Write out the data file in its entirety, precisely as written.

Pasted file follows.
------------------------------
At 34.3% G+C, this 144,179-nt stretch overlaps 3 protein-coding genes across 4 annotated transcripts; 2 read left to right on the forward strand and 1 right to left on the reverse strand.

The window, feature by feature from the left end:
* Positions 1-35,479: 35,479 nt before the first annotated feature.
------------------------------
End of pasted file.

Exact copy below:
At 34.3% G+C, this 144,179-nt stretch overlaps 3 protein-coding genes across 4 annotated transcripts; 2 read left to right on the forward strand and 1 right to left on the reverse strand.

The window, feature by feature from the left end:
* Positions 1-35,479: 35,479 nt before the first annotated feature.